That RA has since found that sending a message to the floor group chat, or simply asking students to quiet down, reduce the presence of smoke, and get rid of the marijuana, has been effective in minimizing disturbances and increased trust between themselves and their residents.
The adjudication process also differs based on the student’s residential status. To be convicted for policy violations off campus, a student’s guilt must be proven “more likely than not.” For on-campus incidents, evidence must be “clear and convincing.”
“So there’s a much higher standard for burden of proof for on-campus violations, as opposed to off-campus,” Gaver said.
Before 2012, the burden of proof for on-campus and off-campus violations of any kind were both “more likely than not,” and the OSC could more easily and with less proof convict students on campus as they do now. Following student advocacy, the on-campus burden of proof for OSC convictions was raised. The off-campus burden of proof was not, however, in part because students off-campus live next to D.C. residents outside the university community.
This semester, SAO is advocating for raising the burden of proof for students living off-campus to match that of on-campus violations. If SAO succeeds, there would need to be “clear and convincing” evidence for a student to be convicted of a noise, drug, or alcohol violation. This would make students living off-campus less likely to be convicted of Code of Conduct violations and increase equitability based on residential status in the adjudication process.
The official drug sanctioning policy in the Code of Student Conduct also equates marijuana to other illegal substances such as opioids and narcotics, despite their differing legal status in D.C.
Although those official penalties are listed as the same in the Code of Student Conduct, in practice, the OSC differentiates harsher drugs from relatively safer ones, like marijuana, when disciplining students.“From what I’ve been told from OSC, harder drugs are adjudicated in a different way. However, within the sanctioning guide and also within the Code of Student Conduct there is no distinction between the two,” Gaver said.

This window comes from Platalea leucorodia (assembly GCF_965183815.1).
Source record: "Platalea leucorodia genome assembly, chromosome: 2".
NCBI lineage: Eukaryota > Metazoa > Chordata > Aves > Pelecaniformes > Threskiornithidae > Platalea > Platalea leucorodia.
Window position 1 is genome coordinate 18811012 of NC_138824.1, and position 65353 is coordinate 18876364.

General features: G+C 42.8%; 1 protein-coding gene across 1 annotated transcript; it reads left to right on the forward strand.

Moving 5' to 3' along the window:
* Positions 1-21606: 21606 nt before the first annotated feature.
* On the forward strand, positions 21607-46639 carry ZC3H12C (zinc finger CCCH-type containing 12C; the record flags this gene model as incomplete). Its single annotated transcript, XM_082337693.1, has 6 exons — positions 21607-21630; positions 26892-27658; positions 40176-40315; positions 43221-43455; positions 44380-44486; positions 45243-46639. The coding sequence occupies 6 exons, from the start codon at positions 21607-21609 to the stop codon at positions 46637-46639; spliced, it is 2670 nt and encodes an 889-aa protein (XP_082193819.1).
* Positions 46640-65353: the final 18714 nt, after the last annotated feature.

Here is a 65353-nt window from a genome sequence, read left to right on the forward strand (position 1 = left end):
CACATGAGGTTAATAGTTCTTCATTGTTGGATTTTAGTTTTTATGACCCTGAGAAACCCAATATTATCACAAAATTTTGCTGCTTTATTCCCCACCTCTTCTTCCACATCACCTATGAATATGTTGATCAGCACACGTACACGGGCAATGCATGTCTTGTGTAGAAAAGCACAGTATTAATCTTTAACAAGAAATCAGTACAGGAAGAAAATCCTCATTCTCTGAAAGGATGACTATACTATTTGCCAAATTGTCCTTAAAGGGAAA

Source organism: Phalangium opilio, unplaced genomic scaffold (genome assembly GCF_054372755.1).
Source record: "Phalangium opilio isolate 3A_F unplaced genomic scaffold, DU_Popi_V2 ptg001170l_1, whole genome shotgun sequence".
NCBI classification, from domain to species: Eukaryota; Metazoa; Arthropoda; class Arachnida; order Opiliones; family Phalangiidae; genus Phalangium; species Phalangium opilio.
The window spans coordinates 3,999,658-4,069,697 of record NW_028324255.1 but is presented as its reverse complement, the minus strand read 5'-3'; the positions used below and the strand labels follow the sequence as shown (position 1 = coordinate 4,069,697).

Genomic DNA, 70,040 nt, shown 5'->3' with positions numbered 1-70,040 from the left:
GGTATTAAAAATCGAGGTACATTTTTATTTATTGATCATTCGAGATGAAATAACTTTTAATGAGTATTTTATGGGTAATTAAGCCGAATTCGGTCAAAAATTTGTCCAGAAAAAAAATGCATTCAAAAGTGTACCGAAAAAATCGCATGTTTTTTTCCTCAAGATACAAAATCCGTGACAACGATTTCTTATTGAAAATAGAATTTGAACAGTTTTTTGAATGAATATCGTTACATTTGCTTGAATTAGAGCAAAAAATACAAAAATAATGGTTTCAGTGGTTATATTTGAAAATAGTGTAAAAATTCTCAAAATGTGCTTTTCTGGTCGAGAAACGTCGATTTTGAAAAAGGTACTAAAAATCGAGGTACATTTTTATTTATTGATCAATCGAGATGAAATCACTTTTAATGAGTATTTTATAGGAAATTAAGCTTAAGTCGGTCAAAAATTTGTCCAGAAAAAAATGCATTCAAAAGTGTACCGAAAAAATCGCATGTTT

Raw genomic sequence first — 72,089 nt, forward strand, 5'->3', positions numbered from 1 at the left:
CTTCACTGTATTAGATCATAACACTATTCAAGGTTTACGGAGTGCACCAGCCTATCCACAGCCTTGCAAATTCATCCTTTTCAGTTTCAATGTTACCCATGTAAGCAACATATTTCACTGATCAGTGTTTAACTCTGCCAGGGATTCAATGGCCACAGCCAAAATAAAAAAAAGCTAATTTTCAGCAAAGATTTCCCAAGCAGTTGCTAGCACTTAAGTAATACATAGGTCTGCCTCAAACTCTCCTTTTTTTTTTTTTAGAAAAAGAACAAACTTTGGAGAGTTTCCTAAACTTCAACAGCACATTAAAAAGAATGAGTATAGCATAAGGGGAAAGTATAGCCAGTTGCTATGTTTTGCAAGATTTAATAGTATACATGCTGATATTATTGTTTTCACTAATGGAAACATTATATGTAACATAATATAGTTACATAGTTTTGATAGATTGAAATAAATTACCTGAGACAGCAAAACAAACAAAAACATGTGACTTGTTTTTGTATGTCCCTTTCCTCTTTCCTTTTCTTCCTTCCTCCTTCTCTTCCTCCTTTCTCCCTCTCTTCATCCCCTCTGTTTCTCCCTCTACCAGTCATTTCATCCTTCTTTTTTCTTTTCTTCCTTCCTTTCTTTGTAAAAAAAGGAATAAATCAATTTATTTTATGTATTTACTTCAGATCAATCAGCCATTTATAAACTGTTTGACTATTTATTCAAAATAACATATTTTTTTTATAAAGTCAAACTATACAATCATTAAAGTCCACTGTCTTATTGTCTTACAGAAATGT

SAO has proposed changes to the OSC’s sanctioning guide to reflect different disciplinary measures for marijuana use and other narcotics. Last spring, 239 students signed a petition calling for the university to develop a separate policy for marijuana—punitively equal to alcohol—instead of lumping it in with illegal drugs. The petition pointed out that numerous peer institutions in states that had decriminalized marijuana possession also treat alcohol and marijuana violations with similar sanctions. In April 2021, the GUSA Senate passed a resolution calling on the OSC to implement this proposal.
Although there has been little initiative from the university and he acknowledges that change will require a significant amount of time, resources, and legal work on the part of the university, Gaver hopes that their change will make Georgetown’s policies better reflect current D.C. law.
“We proposed to the Office of Student Conduct separating the drug sanctioning to essentially make sanctioning for marijuana and alcohol the same,” Gaver said. “And they were open to our ideas.”
As the nationwide push for federal legalization of marijuana continues, Georgetown may rethink its current policies. Until then, the university’s marijuana policies leaves students questioning the inequalities of punitive approaches to drug use.
“I’m the person who can call in a student at any time and say, ‘I suspect them of using drugs,’” one RA said. “That instantly will result in GUPD coming and forcing their way into the room.”
Benjamin Oestericher contributed reporting. Oestericher is a member of SAO.
Margaret is a sophomore in the college majoring in Spanish and Government and a news assistant. Her favorite author is Donna Tartt, her favorite color is green, and she enjoys listening to the “Pride and Prejudice” soundtrack while she writes.